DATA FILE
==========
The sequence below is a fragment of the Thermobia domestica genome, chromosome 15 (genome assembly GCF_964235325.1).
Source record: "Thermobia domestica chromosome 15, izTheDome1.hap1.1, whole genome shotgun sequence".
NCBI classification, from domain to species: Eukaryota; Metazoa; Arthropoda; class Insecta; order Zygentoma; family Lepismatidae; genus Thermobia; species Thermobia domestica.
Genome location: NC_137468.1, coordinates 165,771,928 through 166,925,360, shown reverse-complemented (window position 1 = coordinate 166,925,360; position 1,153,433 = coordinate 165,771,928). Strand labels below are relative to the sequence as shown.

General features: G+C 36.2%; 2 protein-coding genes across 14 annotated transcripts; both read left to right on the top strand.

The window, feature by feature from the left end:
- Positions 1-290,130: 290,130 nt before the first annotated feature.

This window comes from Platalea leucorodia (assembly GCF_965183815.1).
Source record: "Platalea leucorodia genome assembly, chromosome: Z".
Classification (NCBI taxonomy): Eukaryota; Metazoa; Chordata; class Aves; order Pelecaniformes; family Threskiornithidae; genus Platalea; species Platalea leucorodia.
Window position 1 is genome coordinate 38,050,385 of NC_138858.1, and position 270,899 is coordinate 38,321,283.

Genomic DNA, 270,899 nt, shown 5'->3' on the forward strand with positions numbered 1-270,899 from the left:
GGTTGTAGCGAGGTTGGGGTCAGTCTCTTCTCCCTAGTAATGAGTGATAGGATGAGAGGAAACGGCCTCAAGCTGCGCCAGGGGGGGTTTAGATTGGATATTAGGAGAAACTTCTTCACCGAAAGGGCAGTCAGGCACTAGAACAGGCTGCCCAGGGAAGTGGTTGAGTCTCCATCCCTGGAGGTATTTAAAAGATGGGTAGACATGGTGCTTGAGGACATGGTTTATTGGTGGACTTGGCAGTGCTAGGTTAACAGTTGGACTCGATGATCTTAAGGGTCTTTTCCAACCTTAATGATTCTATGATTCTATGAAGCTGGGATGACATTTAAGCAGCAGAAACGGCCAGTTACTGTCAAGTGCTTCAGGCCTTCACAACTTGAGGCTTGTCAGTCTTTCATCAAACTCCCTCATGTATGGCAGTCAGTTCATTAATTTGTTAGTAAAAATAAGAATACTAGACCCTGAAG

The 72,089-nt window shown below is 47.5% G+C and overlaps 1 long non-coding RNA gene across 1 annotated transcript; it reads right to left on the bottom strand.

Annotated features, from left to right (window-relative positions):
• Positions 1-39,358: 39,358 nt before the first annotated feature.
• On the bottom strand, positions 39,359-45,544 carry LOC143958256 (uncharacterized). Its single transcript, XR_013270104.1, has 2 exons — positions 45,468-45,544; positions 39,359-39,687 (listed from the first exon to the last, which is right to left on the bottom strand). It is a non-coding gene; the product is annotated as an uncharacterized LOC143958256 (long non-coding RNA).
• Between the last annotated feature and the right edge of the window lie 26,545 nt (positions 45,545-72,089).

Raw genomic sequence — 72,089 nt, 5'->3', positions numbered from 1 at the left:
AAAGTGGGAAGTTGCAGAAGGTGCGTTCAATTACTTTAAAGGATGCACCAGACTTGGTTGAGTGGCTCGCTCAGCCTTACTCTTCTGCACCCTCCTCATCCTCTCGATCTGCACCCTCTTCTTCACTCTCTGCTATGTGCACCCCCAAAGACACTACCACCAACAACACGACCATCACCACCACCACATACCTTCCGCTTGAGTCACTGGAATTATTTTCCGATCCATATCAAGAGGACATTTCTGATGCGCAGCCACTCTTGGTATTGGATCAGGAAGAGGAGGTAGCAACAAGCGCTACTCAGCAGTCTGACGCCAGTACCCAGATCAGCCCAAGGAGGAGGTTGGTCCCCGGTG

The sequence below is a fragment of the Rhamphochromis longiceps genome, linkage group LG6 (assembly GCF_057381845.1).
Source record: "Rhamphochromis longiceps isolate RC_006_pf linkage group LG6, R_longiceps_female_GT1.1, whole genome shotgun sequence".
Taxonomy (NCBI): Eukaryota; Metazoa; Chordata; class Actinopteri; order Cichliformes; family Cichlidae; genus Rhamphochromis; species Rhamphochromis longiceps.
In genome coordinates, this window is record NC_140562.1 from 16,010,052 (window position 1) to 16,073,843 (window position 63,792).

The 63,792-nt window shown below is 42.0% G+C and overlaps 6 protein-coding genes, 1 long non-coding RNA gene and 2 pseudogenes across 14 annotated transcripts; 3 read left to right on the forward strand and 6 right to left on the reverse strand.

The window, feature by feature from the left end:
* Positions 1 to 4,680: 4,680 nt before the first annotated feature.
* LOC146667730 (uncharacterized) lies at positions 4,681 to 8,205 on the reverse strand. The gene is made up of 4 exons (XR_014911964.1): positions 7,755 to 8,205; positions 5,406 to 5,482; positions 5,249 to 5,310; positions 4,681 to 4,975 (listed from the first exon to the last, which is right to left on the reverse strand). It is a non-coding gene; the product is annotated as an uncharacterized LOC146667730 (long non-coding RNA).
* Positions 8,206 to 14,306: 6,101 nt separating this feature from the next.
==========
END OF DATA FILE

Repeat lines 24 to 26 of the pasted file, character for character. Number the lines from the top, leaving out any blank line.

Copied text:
In genome coordinates, this window is record NC_140562.1 from 16,010,052 (window position 1) to 16,073,843 (window position 63,792).

The 63,792-nt window shown below is 42.0% G+C and overlaps 6 protein-coding genes, 1 long non-coding RNA gene and 2 pseudogenes across 14 annotated transcripts; 3 read left to right on the forward strand and 6 right to left on the reverse strand.

The window, feature by feature from the left end: